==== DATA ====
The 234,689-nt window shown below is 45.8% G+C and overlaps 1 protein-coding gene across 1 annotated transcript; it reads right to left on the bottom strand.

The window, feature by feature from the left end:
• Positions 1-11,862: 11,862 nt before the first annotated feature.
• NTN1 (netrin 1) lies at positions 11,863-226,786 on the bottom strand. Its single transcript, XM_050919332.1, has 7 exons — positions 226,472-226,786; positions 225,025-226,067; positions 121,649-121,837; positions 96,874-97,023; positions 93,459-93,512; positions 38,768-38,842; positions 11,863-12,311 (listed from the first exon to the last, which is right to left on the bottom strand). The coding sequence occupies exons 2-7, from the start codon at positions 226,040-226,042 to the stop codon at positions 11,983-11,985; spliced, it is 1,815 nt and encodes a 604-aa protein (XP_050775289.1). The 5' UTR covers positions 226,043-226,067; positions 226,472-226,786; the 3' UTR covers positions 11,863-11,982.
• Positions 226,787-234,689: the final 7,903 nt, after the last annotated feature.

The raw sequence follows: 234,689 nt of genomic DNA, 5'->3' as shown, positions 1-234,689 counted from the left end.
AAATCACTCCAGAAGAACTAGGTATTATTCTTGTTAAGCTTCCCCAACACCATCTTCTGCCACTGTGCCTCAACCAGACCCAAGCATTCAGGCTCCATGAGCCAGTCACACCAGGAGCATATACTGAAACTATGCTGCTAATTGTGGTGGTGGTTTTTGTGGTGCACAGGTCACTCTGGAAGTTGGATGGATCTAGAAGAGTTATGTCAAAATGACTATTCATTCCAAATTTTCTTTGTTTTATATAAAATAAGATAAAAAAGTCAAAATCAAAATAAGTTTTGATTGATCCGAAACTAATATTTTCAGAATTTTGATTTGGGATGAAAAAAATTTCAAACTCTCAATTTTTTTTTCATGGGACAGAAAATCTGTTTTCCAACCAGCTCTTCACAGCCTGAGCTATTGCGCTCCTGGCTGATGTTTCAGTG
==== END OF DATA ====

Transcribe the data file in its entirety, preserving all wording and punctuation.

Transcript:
The 234,689-nt window shown below is 45.8% G+C and overlaps 1 protein-coding gene across 1 annotated transcript; it reads right to left on the bottom strand.

The window, feature by feature from the left end:
• Positions 1-11,862: 11,862 nt before the first annotated feature.
• NTN1 (netrin 1) lies at positions 11,863-226,786 on the bottom strand. Its single transcript, XM_050919332.1, has 7 exons — positions 226,472-226,786; positions 225,025-226,067; positions 121,649-121,837; positions 96,874-97,023; positions 93,459-93,512; positions 38,768-38,842; positions 11,863-12,311 (listed from the first exon to the last, which is right to left on the bottom strand). The coding sequence occupies exons 2-7, from the start codon at positions 226,040-226,042 to the stop codon at positions 11,983-11,985; spliced, it is 1,815 nt and encodes a 604-aa protein (XP_050775289.1). The 5' UTR covers positions 226,043-226,067; positions 226,472-226,786; the 3' UTR covers positions 11,863-11,982.
• Positions 226,787-234,689: the final 7,903 nt, after the last annotated feature.

The raw sequence follows: 234,689 nt of genomic DNA, 5'->3' as shown, positions 1-234,689 counted from the left end.
AAATCACTCCAGAAGAACTAGGTATTATTCTTGTTAAGCTTCCCCAACACCATCTTCTGCCACTGTGCCTCAACCAGACCCAAGCATTCAGGCTCCATGAGCCAGTCACACCAGGAGCATATACTGAAACTATGCTGCTAATTGTGGTGGTGGTTTTTGTGGTGCACAGGTCACTCTGGAAGTTGGATGGATCTAGAAGAGTTATGTCAAAATGACTATTCATTCCAAATTTTCTTTGTTTTATATAAAATAAGATAAAAAAGTCAAAATCAAAATAAGTTTTGATTGATCCGAAACTAATATTTTCAGAATTTTGATTTGGGATGAAAAAAATTTCAAACTCTCAATTTTTTTTTCATGGGACAGAAAATCTGTTTTCCAACCAGCTCTTCACAGCCTGAGCTATTGCGCTCCTGGCTGATGTTTCAGTG